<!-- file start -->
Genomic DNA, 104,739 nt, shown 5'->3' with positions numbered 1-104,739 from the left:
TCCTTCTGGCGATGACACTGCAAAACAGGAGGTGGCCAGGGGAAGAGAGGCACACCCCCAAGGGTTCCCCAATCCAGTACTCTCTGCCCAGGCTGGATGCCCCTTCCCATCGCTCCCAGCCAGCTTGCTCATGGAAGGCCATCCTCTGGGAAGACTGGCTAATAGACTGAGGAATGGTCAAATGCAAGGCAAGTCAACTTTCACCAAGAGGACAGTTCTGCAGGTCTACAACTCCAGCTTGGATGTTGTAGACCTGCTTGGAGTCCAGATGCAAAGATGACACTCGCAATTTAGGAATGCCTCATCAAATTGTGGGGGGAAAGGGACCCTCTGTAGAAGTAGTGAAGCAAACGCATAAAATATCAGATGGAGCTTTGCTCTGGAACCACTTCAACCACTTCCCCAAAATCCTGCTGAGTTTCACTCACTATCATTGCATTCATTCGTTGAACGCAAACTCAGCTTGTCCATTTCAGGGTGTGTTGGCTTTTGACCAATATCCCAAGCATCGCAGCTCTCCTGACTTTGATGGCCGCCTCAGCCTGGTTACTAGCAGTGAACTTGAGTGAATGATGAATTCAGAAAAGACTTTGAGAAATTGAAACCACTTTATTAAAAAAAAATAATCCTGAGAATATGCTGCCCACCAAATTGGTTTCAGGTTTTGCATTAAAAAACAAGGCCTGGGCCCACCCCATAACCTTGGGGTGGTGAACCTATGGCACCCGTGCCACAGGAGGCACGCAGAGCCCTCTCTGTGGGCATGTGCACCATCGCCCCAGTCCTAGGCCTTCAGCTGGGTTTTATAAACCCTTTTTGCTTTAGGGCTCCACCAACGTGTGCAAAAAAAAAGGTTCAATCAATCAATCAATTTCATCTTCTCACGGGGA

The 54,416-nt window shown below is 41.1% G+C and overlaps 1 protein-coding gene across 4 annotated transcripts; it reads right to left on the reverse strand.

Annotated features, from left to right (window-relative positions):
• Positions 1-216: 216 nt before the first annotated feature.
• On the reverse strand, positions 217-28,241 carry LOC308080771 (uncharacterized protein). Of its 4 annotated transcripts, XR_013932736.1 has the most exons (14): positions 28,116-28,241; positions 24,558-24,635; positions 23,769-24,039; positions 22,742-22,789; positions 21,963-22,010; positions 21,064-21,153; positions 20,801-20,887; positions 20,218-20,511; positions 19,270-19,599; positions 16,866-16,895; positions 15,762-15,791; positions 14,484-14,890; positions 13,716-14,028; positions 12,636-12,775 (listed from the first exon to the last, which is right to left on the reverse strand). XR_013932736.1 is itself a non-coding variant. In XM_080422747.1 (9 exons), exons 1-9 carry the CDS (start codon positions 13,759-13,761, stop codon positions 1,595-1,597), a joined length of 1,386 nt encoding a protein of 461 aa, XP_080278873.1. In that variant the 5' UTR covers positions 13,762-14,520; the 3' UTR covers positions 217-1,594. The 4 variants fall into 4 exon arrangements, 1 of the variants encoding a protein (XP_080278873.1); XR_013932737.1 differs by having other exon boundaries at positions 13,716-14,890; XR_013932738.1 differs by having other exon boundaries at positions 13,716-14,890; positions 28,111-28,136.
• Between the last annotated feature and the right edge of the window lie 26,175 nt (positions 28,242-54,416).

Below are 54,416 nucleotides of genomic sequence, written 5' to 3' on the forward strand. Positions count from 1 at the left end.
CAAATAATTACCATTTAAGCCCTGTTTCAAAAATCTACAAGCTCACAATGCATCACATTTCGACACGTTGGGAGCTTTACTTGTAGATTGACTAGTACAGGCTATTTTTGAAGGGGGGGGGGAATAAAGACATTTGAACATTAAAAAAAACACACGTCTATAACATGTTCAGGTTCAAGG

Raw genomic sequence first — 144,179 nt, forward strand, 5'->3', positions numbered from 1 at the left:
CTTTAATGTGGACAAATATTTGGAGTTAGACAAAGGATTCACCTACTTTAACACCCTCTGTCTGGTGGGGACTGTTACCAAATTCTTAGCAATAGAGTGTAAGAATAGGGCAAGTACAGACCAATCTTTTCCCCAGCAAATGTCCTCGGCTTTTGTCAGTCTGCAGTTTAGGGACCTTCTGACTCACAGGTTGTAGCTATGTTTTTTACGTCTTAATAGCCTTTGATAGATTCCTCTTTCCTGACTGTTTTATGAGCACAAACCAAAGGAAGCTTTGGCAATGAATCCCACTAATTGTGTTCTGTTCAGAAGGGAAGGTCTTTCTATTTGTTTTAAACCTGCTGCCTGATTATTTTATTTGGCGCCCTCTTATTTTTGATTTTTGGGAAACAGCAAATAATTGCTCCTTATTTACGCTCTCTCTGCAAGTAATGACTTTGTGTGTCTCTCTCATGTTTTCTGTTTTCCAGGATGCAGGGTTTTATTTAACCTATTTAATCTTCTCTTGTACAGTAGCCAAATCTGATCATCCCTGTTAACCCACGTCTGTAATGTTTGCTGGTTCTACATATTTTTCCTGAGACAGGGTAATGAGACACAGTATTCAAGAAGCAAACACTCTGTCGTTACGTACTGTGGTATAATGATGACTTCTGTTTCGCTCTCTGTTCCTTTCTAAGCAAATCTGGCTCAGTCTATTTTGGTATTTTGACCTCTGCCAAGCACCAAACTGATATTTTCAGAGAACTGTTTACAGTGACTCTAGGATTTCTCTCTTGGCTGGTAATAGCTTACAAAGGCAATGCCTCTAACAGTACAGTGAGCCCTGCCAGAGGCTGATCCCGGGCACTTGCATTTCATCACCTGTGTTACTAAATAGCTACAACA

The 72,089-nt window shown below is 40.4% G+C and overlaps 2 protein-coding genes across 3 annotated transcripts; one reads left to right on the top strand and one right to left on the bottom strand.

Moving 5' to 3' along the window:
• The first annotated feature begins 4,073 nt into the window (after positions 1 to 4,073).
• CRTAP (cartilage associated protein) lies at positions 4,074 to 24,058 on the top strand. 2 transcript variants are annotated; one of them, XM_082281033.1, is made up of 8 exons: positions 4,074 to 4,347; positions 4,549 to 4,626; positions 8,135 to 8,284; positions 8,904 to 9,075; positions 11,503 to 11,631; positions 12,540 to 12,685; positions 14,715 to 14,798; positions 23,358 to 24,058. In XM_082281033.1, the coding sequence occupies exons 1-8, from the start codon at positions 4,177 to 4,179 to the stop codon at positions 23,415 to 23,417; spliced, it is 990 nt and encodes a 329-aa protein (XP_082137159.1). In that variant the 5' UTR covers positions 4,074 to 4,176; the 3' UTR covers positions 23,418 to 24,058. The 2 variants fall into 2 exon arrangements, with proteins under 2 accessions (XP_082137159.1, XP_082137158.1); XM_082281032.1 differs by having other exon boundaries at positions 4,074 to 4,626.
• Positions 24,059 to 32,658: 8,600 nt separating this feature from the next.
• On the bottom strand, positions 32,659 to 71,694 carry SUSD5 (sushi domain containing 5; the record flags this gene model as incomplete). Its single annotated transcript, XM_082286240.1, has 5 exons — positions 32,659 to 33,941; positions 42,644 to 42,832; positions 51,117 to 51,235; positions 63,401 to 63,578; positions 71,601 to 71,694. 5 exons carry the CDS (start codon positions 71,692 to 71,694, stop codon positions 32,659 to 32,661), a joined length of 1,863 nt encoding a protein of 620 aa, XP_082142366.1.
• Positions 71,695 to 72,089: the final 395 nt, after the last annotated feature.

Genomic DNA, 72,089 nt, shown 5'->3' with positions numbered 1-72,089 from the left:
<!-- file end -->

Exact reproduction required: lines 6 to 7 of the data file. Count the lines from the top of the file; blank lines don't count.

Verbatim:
• On the reverse strand, positions 217-28,241 carry LOC308080771 (uncharacterized protein). Of its 4 annotated transcripts, XR_013932736.1 has the most exons (14): positions 28,116-28,241; positions 24,558-24,635; positions 23,769-24,039; positions 22,742-22,789; positions 21,963-22,010; positions 21,064-21,153; positions 20,801-20,887; positions 20,218-20,511; positions 19,270-19,599; positions 16,866-16,895; positions 15,762-15,791; positions 14,484-14,890; positions 13,716-14,028; positions 12,636-12,775 (listed from the first exon to the last, which is right to left on the reverse strand). XR_013932736.1 is itself a non-coding variant. In XM_080422747.1 (9 exons), exons 1-9 carry the CDS (start codon positions 13,759-13,761, stop codon positions 1,595-1,597), a joined length of 1,386 nt encoding a protein of 461 aa, XP_080278873.1. In that variant the 5' UTR covers positions 13,762-14,520; the 3' UTR covers positions 217-1,594. The 4 variants fall into 4 exon arrangements, 1 of the variants encoding a protein (XP_080278873.1); XR_013932737.1 differs by having other exon boundaries at positions 13,716-14,890; XR_013932738.1 differs by having other exon boundaries at positions 13,716-14,890; positions 28,111-28,136.
• Between the last annotated feature and the right edge of the window lie 26,175 nt (positions 28,242-54,416).